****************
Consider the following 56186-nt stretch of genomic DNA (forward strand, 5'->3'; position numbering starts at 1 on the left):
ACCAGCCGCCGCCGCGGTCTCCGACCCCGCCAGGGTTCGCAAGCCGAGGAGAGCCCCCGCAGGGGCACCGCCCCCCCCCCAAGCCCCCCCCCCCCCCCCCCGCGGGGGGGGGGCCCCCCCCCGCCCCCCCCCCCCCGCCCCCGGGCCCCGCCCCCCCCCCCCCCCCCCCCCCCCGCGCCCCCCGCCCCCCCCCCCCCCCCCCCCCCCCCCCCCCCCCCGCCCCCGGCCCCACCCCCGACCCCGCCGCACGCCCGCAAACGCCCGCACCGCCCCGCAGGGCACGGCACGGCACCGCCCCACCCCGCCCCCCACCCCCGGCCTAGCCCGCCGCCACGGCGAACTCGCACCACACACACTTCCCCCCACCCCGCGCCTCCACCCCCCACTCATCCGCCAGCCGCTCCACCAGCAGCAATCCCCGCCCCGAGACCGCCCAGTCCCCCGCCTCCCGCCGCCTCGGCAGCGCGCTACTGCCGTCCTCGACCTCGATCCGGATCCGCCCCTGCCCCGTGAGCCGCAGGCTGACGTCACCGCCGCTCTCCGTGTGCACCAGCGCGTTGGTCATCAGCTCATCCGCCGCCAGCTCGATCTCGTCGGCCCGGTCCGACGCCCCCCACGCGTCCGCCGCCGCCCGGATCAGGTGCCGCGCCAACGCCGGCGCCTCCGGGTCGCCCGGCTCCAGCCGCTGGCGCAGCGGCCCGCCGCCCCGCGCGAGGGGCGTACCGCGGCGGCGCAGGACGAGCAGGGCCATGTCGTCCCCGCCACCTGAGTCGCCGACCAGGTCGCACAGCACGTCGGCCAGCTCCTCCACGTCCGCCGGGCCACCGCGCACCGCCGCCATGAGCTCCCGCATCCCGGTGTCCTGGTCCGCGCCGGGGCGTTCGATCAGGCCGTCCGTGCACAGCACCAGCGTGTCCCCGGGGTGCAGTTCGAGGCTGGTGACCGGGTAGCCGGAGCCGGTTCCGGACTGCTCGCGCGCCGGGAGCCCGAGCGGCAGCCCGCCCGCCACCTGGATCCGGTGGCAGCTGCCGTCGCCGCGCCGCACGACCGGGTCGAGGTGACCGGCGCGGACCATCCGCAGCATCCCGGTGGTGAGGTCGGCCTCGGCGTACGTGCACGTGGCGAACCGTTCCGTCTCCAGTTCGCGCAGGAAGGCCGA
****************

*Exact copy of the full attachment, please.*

Consider the following 56186-nt stretch of genomic DNA (forward strand, 5'->3'; position numbering starts at 1 on the left):
ACCAGCCGCCGCCGCGGTCTCCGACCCCGCCAGGGTTCGCAAGCCGAGGAGAGCCCCCGCAGGGGCACCGCCCCCCCCCCAAGCCCCCCCCCCCCCCCCCCGCGGGGGGGGGGCCCCCCCCCGCCCCCCCCCCCCCGCCCCCGGGCCCCGCCCCCCCCCCCCCCCCCCCCCCCCGCGCCCCCCGCCCCCCCCCCCCCCCCCCCCCCCCCCCCCCCCCCGCCCCCGGCCCCACCCCCGACCCCGCCGCACGCCCGCAAACGCCCGCACCGCCCCGCAGGGCACGGCACGGCACCGCCCCACCCCGCCCCCCACCCCCGGCCTAGCCCGCCGCCACGGCGAACTCGCACCACACACACTTCCCCCCACCCCGCGCCTCCACCCCCCACTCATCCGCCAGCCGCTCCACCAGCAGCAATCCCCGCCCCGAGACCGCCCAGTCCCCCGCCTCCCGCCGCCTCGGCAGCGCGCTACTGCCGTCCTCGACCTCGATCCGGATCCGCCCCTGCCCCGTGAGCCGCAGGCTGACGTCACCGCCGCTCTCCGTGTGCACCAGCGCGTTGGTCATCAGCTCATCCGCCGCCAGCTCGATCTCGTCGGCCCGGTCCGACGCCCCCCACGCGTCCGCCGCCGCCCGGATCAGGTGCCGCGCCAACGCCGGCGCCTCCGGGTCGCCCGGCTCCAGCCGCTGGCGCAGCGGCCCGCCGCCCCGCGCGAGGGGCGTACCGCGGCGGCGCAGGACGAGCAGGGCCATGTCGTCCCCGCCACCTGAGTCGCCGACCAGGTCGCACAGCACGTCGGCCAGCTCCTCCACGTCCGCCGGGCCACCGCGCACCGCCGCCATGAGCTCCCGCATCCCGGTGTCCTGGTCCGCGCCGGGGCGTTCGATCAGGCCGTCCGTGCACAGCACCAGCGTGTCCCCGGGGTGCAGTTCGAGGCTGGTGACCGGGTAGCCGGAGCCGGTTCCGGACTGCTCGCGCGCCGGGAGCCCGAGCGGCAGCCCGCCCGCCACCTGGATCCGGTGGCAGCTGCCGTCGCCGCGCCGCACGACCGGGTCGAGGTGACCGGCGCGGACCATCCGCAGCATCCCGGTGGTGAGGTCGGCCTCGGCGTACGTGCACGTGGCGAACCGTTCCGTCTCCAGTTCGCGCAGGAAGGCCGA